The MDC Alliance says it will draft in Zimbabwean soldiers once deployed in Mozambican and DRC wars among the country's bona fide war veterans who would be entitled to monthly allowances for their services.
This came out during the Alliance's manifesto launch Thursday ahead of the 2018 harmonised elections.
"The MDC Alliance will protect the rights and interests of all 1960's to 1970's liberation war (i.e war veteran protect the rights of vets) ... war veterans include detainees and war collaborators," reads part of the MDC document.
"Our concept of war veterans also includes soldiers who participated in the DRC civil war. Mozambican civil war."
In a side interview with NewZimbabwe.com shortly after the launch, Alliance spokesperson Welshman Ncube said citizens who would have sacrificed to defend their countries' interests will be granted their due respect.
"The point is that the soldiers who are citizens of this country were sent to war in the DRC; some didn't come back, others came back," said Ncube.
"We need to recognise them as veterans who would have fought in wars that Zimbabwe has been involved in.
"That is a normal thing the world over and there is no reason why we cannot do it."
Apart from those who delivered the country's independence, Zimbabwean soldiers were also deployed in neighbouring Mozambique to guard the Beira Corridor, a key installation which had economic implications for the country.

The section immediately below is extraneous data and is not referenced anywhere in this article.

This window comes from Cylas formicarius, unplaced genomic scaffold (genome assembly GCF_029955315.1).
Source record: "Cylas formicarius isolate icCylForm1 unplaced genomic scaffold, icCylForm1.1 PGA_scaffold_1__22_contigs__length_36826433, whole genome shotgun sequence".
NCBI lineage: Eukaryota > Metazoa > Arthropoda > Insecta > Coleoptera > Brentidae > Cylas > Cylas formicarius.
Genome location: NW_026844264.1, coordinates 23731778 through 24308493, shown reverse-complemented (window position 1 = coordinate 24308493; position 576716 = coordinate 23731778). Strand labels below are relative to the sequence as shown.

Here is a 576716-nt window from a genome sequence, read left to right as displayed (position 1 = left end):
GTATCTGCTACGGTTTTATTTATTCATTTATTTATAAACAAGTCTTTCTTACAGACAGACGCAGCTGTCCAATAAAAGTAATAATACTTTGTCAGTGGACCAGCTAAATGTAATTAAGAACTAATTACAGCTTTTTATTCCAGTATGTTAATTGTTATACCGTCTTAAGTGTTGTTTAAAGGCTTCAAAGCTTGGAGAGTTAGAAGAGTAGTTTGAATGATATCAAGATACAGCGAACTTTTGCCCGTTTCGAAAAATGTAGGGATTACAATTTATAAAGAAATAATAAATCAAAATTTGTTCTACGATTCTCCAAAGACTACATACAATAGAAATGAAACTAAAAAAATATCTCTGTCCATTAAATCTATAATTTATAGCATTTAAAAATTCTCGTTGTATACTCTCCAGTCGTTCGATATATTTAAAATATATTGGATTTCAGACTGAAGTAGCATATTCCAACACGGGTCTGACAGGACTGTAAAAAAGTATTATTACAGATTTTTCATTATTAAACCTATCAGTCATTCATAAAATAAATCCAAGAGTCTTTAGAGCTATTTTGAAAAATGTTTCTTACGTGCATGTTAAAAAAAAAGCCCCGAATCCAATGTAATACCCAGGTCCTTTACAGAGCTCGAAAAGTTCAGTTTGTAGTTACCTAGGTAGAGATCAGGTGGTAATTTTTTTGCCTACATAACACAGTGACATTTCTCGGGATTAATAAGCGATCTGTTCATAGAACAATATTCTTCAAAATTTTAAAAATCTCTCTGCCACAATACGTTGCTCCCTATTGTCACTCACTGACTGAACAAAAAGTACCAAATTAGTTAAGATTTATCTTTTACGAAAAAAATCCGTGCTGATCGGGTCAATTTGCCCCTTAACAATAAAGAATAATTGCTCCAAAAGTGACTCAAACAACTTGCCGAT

Troops were also deployed in the DRC at the turn of the century to prop up Laurent Kabila's government which was under siege from rebels.
The Zanu PF led government was in 1999 pressured to run the minting machine to produce unbudgeted $50,000 gratuities for each of the country's surviving fighters of liberation, a populist move that saw a once thriving economy take a nose dive with the ripple effects still being felt up to date.
Under the MDC Alliance government, Ncube said, they will not be tempted to disburse such huge amounts for war veterans but will place them on constant monthly pay-outs for their upkeep.
"It is not a once-off payment which basically bankrupts a country. What is important is that on a month by month basis they are recognised as being veterans," he said.
"Firstly, for psychological services. It's not an easy thing to be involved in a war. You need to be continuously accorded the treatment that psychologically, you deserve.
"Then, of course, you need to have a liveable pension that you need to look after yourself and your family."
In an earlier keynote address during the manifesto launch, alliance leader Nelson Chamisa said his envisaged administration will strive to respect the country's liberation struggle.
"We are not going to be vetting war veterans for 38 years," he said.
"They must be vetted within three months, acknowledged, be given their support and comfort just like other war veterans in Vietnam, in the United States of America and such countries."
He pledged a museum to preserve the country's liberation history.